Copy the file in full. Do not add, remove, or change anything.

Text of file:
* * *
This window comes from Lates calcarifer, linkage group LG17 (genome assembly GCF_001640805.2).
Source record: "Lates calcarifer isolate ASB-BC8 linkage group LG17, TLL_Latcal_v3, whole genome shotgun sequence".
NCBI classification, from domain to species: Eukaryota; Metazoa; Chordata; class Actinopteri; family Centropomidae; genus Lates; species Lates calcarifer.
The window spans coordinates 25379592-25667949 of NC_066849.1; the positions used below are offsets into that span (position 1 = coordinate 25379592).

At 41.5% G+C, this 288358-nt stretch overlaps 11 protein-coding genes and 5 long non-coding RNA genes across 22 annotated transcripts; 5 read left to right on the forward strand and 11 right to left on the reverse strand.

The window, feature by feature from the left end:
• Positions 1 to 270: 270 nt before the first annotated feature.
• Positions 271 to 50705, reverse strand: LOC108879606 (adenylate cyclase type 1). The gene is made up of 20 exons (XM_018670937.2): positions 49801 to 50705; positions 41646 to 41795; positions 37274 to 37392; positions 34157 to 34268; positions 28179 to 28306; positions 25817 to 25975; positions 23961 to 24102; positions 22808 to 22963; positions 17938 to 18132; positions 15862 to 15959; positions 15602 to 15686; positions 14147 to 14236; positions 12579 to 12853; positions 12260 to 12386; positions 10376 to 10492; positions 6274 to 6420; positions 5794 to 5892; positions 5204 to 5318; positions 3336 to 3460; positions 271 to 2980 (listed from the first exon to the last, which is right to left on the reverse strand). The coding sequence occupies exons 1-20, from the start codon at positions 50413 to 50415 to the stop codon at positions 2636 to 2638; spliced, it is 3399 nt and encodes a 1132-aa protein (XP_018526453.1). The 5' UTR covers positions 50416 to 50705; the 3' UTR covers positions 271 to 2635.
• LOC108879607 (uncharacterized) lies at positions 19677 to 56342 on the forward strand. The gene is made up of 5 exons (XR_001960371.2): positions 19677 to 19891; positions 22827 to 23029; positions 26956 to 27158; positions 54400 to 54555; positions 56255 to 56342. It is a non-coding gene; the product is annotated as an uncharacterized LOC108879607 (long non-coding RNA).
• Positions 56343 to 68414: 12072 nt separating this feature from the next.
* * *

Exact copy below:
This window comes from Lates calcarifer, linkage group LG17 (genome assembly GCF_001640805.2).
Source record: "Lates calcarifer isolate ASB-BC8 linkage group LG17, TLL_Latcal_v3, whole genome shotgun sequence".
NCBI classification, from domain to species: Eukaryota; Metazoa; Chordata; class Actinopteri; family Centropomidae; genus Lates; species Lates calcarifer.
The window spans coordinates 25379592-25667949 of NC_066849.1; the positions used below are offsets into that span (position 1 = coordinate 25379592).

At 41.5% G+C, this 288358-nt stretch overlaps 11 protein-coding genes and 5 long non-coding RNA genes across 22 annotated transcripts; 5 read left to right on the forward strand and 11 right to left on the reverse strand.

The window, feature by feature from the left end:
• Positions 1 to 270: 270 nt before the first annotated feature.
• Positions 271 to 50705, reverse strand: LOC108879606 (adenylate cyclase type 1). The gene is made up of 20 exons (XM_018670937.2): positions 49801 to 50705; positions 41646 to 41795; positions 37274 to 37392; positions 34157 to 34268; positions 28179 to 28306; positions 25817 to 25975; positions 23961 to 24102; positions 22808 to 22963; positions 17938 to 18132; positions 15862 to 15959; positions 15602 to 15686; positions 14147 to 14236; positions 12579 to 12853; positions 12260 to 12386; positions 10376 to 10492; positions 6274 to 6420; positions 5794 to 5892; positions 5204 to 5318; positions 3336 to 3460; positions 271 to 2980 (listed from the first exon to the last, which is right to left on the reverse strand). The coding sequence occupies exons 1-20, from the start codon at positions 50413 to 50415 to the stop codon at positions 2636 to 2638; spliced, it is 3399 nt and encodes a 1132-aa protein (XP_018526453.1). The 5' UTR covers positions 50416 to 50705; the 3' UTR covers positions 271 to 2635.
• LOC108879607 (uncharacterized) lies at positions 19677 to 56342 on the forward strand. The gene is made up of 5 exons (XR_001960371.2): positions 19677 to 19891; positions 22827 to 23029; positions 26956 to 27158; positions 54400 to 54555; positions 56255 to 56342. It is a non-coding gene; the product is annotated as an uncharacterized LOC108879607 (long non-coding RNA).
• Positions 56343 to 68414: 12072 nt separating this feature from the next.